ARTNOTES                The New Art Examiner, January, 1989. Vol. 16, No. 5

Public Sculpture signs off in Columbus
by Amy Sparks

    Billie Lawless is sick of lawyers. He is tired of that net of litigation, court dockets, and accusations that keep him defending, ad nauseum, his public sculptures--sculptures which incorporate sociopolitical content. Notorious in Buffalo, New York, for the monstrous moral and legal problems surrounding his public piece, Green Lightning, a piece which that city tried to destroy in 1984 before being slapped with a restraining order by the New York State Supreme Court, Lawless again found himself in court this past Fall--this time over a billboard-like public sculpture on display in Columbus, Ohio.
    This latest controversy hinges on a riddle posed by the "experts" on the Columbus Graphics Commission: when is a public sculpture not really a sculpture but a sign? On October 18, 1988, by unanimous a vote, the commission declared Lawless' piece Didy Wah Didy a sign, erected illegally without a permit. It did not seem to matter that Didy Wah Didy was part of last summer's annual outdoor exhibit situated in the sculpture garden at Heritage Village, a retirement community in Columbus. Curated and coordinated for the third year in a row by Marty and Pauli Greenberg, "Sculpture at Heritage Village" contained earthworks, installations and traditional sculpture by 32 well-known regional artists.
    What could have been just a bureaucratic dispute between Heritage Village and the City of Columbus has escalated into a vicious court battle. Greenberg, who understandably wants to maintain a working relationship with the city, believes Lawless is a troublemaker. Lawless believes Greenberg and Heritage Village broke an agreement and did not properly defend the piece as art.
    In August, Lawless was charged with a third-degree misdemeanor for failure to comply with a local sign ordinance. On October 7, the artist was informed that the sculpture was to be bulldozed--this after Fran Resch, arts administrator of Heritage Village, had covered the piece with a tarp--damaging it in the process--a few days after the exhibition had officially closed in mid-September. But Judge Lew Williams of Common Pleas Court signed a temporary restraining order October 12, prohibiting the city from tearing down the work or unplugging the neon. Lawless had a timer on it until October 28. The case came up for trial November 1, and proceedings were still going on as of early December.
    "You start looking for entrails, omens," says Lawless, who has received letters and calls of support from around the country, including one from Athena Tacha, whose sculpture was recently destroyed by city workers at the Columbus airport. "I believe that there is something going on in Columbus that is detrimental to outdoor art and artists. Somebody has to take a stand."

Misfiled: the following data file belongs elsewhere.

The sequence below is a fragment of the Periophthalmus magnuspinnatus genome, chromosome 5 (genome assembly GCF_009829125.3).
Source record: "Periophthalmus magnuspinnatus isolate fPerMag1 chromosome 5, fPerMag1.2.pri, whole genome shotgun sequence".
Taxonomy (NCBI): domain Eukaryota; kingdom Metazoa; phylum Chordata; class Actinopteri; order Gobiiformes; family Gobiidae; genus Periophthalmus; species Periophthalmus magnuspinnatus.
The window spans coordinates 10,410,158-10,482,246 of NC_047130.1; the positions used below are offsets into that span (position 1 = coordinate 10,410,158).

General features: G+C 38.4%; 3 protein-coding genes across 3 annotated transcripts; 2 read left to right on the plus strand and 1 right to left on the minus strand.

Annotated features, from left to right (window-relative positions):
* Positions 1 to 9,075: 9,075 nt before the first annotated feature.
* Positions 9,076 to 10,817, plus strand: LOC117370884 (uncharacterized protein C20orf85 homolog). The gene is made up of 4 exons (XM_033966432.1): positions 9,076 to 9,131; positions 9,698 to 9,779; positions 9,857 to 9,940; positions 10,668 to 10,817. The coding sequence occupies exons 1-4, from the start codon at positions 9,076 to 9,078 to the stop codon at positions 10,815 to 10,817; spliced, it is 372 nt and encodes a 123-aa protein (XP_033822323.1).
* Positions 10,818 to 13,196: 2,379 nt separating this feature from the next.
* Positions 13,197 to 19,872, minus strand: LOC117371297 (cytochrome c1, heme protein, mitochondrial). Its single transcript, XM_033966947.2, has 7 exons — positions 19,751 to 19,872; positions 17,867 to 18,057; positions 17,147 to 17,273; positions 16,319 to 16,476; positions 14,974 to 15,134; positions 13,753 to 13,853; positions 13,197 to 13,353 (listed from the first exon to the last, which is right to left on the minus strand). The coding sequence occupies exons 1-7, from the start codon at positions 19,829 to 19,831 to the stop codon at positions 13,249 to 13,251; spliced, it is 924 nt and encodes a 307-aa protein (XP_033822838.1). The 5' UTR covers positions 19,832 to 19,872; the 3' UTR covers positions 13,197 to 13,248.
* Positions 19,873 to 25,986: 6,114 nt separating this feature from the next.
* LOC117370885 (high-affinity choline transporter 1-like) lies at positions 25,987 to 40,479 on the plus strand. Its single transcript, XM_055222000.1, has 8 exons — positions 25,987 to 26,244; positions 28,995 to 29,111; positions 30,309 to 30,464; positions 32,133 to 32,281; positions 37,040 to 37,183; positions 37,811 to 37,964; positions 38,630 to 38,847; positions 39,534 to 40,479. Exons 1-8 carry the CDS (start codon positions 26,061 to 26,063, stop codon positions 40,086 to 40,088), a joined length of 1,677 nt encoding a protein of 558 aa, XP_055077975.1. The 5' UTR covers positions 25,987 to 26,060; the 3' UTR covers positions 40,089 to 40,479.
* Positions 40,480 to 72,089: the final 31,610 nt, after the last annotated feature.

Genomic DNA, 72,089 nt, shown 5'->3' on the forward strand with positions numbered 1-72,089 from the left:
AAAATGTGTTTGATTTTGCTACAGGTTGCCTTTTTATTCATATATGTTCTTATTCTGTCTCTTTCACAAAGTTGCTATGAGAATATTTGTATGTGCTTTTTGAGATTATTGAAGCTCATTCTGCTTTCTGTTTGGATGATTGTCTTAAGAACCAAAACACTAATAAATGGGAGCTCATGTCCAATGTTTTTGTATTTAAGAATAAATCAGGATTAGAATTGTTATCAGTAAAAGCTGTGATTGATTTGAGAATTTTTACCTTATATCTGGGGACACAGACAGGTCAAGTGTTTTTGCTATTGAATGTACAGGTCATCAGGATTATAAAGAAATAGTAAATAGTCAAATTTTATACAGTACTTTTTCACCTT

Lawless' case is even more significant in light of Mayor Dana Rinehart's recent attempt to "give away" Roy Lichtenstein's Brushstrokes in Flight to Columbus's Italian sister city Genoa. (See "Artnotes," New Art Examiner, Summer 1988.) As one artist put it, " It hasn't been a great summer for public art in Columbus."
    There are two ironic things about this case. Greenberg originally asked the city if a permit was needed for a neon sculpture installation. The answer was "no." But apparently someone complained to the city and "they (city officials) were obliged to cite us," says Greenberg. Lawless (and others) is convinced it is the blackly humorous, essentially anti-nuclear message of the sculpture that has people rattled. Didy Wah Didy, named after the last stop on a mythic railroad bound for hell, sits close to the east-west highway Interstate 70, where tens of thousands of people can see it. In a 35-second sequence, the words "Atomic Playground Ahead" and "Kids! Ride the Big One!" flash alternately with a mushroom cloud, the outline of a child which turns into a skeleton, and the words "thrills," "spills," "chills," and "death."
    Deemed both a sign and a traffic hazard, the city just wants it torn down. However--and this is what bothers Lawless the most--Heritage Village would like to keep the concrete base he built for the piece intact, presumably for a less "controversial" sculpture to be shown next year.
    According to sources in Columbus, the City Graphics Commission exercises its power discriminately. Mary Kilroy, a Columbus attorney who has represented others under this code, says, "The city uses it to prohibit peace and anti-nuclear demonstrations. However, the graphics code isn't used against club owners, anti-abortionists, or mainstream politicians."
    Lawless' lawyer, John Marshall is banking on this inconsistency to help his client. He has subpoenaed the city to produce permits for other outdoor artworks in Columbus, including the previously mentioned Brushstrokes in Flight, Stephen Antorako's Neon for Columbus Museum of Art, a Henri Morre piece and others by Jonathan Gilber, Jack Greeves, Sanders Schultz, and William Severson and George Greenarmyer. Marshall believes this to be a First Amendment rights case, with selective enforcement of an unconstitutional statue.
    "They offered me what they thought the damage to the piece was--$100," says Lawless. "But they didn't call in a curator to estimate the damage, they called a signmaker. So I can take $100 or sue. If I win, the piece stays up until April, turned on. If I lose, the sculpture comes down.
    In the meantime, Lawless is fielding questions from National Public Radio, Sculpture Magazine, and others, furthering the heated, never-ending debate over public art--especailly in Columbus.

Amy Sparks is a poet, artist, and freelance writer who contributes to the New Art Examiner, High Performance, Dialogue, poetry journals, and Cleveland area publications.